U.S. DISTRICT COURT
Gang Members Describe Life Inside MS-13
Wednesday, October 18, 2006
There wasn't a lot of discussion when members of the MS-13 street gang ran into Noel B. Gudiel on a Langley Park street more than three years ago.
According to court testimony, one went behind Gudiel and began flashing MS-13 hand signs. Another tapped Gudiel with a baseball bat. A third grabbed Gudiel and threw him to the ground. Gudiel stood up and vowed revenge. Then a gang member killed him.
"Homeboy shot him," gang member Jose "Stomper" Constanza said matter-of-factly as he testified last week in a gang racketeering trial in federal court in Greenbelt.
Constanza, who witnessed the killing, said Gudiel was killed because he was believed to be in an enemy gang. When a federal prosecutor asked how he knew Gudiel was with a rival gang, Constanza, a leader of an MS-13 clique, replied: "I didn't know exactly. I'd heard rumors he'd been jumped in."
Constanza's testimony provided a detailed and often chilling glimpse into the workings of MS-13, also known as Mara Salvatrucha. Constanza and other MS-13 members who are cooperating with the government have described a world in which gang members with nicknames such as "Killer Bill," "Scorpion" and "Gangster" met regularly to pay dues and discuss gang rules. The gang meted out punishment, in the form of beatings or worse, for infractions.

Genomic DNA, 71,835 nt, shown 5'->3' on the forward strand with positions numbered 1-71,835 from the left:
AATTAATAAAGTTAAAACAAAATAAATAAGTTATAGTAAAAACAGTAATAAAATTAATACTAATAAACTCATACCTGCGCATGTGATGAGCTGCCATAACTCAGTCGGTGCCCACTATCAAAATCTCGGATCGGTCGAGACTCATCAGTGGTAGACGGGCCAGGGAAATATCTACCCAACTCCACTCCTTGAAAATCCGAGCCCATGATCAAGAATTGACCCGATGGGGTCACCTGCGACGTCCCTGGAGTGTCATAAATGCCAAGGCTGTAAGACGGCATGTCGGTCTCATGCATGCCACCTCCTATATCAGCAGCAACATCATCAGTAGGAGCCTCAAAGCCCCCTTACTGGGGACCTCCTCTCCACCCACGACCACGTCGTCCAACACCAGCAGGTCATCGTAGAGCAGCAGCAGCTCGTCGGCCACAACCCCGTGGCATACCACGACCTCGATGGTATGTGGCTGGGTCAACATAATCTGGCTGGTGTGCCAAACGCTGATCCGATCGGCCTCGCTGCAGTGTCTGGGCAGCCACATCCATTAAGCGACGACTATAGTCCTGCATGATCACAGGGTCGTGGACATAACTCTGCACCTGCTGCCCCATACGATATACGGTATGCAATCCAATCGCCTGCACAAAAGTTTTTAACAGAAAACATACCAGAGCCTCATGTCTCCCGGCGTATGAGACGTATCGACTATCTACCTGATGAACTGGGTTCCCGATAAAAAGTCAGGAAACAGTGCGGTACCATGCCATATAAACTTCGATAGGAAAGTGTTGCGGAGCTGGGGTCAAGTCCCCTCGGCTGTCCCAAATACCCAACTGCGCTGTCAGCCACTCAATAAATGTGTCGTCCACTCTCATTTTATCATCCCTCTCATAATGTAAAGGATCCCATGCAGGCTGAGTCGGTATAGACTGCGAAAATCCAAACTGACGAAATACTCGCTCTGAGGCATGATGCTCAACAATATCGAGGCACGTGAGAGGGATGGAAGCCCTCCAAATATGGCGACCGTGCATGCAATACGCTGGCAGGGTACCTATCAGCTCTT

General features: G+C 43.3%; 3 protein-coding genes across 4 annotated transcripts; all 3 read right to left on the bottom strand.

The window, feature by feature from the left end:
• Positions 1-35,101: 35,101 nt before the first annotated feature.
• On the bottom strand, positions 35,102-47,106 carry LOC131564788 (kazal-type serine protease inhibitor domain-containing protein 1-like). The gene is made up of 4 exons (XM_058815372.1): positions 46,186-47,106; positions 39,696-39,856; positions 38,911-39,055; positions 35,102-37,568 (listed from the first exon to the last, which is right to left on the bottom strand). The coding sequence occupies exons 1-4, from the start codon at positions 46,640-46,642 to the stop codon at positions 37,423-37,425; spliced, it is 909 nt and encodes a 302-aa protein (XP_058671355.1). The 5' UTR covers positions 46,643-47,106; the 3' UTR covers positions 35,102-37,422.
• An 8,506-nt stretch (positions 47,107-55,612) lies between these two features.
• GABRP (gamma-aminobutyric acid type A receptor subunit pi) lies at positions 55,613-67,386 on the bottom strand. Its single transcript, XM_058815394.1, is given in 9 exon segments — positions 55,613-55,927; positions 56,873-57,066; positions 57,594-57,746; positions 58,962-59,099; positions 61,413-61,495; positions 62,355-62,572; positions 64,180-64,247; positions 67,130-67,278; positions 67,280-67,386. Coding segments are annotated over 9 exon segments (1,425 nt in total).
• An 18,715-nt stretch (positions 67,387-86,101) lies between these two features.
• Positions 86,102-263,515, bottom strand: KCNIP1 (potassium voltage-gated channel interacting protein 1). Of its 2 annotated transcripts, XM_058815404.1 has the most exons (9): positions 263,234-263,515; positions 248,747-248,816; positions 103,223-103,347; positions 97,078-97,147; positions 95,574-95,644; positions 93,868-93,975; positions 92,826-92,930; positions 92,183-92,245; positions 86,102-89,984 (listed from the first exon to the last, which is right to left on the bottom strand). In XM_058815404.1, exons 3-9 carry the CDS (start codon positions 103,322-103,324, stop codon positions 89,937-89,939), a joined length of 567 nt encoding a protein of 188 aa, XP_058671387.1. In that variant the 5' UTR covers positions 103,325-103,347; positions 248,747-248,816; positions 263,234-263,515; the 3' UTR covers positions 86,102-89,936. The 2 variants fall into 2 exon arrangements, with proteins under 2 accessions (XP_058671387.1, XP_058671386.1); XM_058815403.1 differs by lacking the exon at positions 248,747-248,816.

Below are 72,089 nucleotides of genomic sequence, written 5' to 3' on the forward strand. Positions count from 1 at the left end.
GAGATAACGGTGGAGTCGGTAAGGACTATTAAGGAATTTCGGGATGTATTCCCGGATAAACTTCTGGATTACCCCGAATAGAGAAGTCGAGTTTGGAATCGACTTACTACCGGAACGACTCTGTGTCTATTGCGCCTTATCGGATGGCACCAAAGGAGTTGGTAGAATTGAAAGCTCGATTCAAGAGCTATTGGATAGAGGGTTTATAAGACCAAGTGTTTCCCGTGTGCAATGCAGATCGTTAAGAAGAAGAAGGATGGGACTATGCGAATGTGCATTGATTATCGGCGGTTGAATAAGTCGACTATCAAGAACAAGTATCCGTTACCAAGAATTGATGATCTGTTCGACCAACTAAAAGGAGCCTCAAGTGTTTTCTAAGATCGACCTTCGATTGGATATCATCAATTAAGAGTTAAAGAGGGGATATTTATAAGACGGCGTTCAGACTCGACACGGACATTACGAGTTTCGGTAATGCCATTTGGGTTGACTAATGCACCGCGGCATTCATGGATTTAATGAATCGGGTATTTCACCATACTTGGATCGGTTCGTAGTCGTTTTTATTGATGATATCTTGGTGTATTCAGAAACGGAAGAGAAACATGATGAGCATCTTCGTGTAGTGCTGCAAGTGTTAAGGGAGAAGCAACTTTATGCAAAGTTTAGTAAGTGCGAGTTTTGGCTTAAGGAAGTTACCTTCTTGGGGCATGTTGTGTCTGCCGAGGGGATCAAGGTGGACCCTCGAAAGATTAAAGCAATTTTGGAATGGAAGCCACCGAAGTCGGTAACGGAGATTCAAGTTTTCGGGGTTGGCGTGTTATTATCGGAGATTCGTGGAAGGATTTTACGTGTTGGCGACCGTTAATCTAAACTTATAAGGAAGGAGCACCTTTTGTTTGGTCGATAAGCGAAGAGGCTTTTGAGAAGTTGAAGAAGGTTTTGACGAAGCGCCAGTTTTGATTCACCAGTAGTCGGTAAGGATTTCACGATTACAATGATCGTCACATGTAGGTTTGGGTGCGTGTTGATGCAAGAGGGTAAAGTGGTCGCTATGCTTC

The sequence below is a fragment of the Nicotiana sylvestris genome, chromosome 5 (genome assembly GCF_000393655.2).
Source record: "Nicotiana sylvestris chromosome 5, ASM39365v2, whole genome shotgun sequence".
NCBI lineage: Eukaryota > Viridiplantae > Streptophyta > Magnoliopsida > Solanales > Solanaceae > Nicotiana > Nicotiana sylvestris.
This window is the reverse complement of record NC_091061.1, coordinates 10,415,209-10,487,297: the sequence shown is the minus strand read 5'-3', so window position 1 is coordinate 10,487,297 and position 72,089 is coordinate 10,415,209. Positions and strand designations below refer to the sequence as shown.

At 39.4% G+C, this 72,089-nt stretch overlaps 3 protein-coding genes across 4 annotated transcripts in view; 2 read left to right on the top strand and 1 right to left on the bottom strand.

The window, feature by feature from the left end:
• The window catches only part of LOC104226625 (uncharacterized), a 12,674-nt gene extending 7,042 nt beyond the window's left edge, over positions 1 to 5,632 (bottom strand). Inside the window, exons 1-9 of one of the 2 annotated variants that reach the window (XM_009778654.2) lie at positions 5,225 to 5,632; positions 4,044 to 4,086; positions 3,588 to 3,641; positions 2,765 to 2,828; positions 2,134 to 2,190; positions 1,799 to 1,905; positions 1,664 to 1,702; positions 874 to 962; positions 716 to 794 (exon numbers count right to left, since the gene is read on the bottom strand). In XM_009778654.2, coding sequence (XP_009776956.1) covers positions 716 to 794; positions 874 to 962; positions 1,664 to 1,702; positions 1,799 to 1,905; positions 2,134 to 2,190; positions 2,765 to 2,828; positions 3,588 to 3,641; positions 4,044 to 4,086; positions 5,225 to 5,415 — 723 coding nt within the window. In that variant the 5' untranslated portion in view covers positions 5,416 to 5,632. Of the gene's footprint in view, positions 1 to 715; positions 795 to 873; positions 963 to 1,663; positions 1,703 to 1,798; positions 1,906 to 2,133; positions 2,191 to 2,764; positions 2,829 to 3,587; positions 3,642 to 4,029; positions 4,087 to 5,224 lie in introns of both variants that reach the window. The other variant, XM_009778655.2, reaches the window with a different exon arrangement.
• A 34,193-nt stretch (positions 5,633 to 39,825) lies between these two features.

Clique leaders were required to consult with gang leaders in El Salvador. Members had to fight the members of rival gangs. The rules included prohibitions against using crack cocaine, saying the word "red" or wearing that color.
But for all the efforts to impose order, the lives of gang members were often chaotic, with many violent incidents erupting when MS-13 members were drinking heavily, according to testimony.
The gang, composed primarily of immigrants from El Salvador, Guatemala, Honduras and Mexico, has been responsible for dozens of violent attacks in the Washington region in recent years, according to law enforcement officials.
A federal indictment issued last year accused MS-13 of six homicides and four attempted homicides in suburban Maryland between April 2003 and June 2005. The Gudiel slaying, on April 20, 2003, was one of the slayings included in the indictment.
Federal prosecutors allege that MS-13 is far more structured than most neighborhood gangs, with contacts that reach to Los Angeles and El Salvador.
Constanza's testimony came as the government put on its case against Oscar Ramos "Casper" Velasquez, 21, of Baltimore and Edgar Alberto "Pony" Ayala, 29, of Suitland. Neither is accused of murder.
Velasquez is accused of helping set up a gang rape of two teenage girls May 12, 2003, and of assaulting rival gang members outside a Langley Park nightclub in September 2004.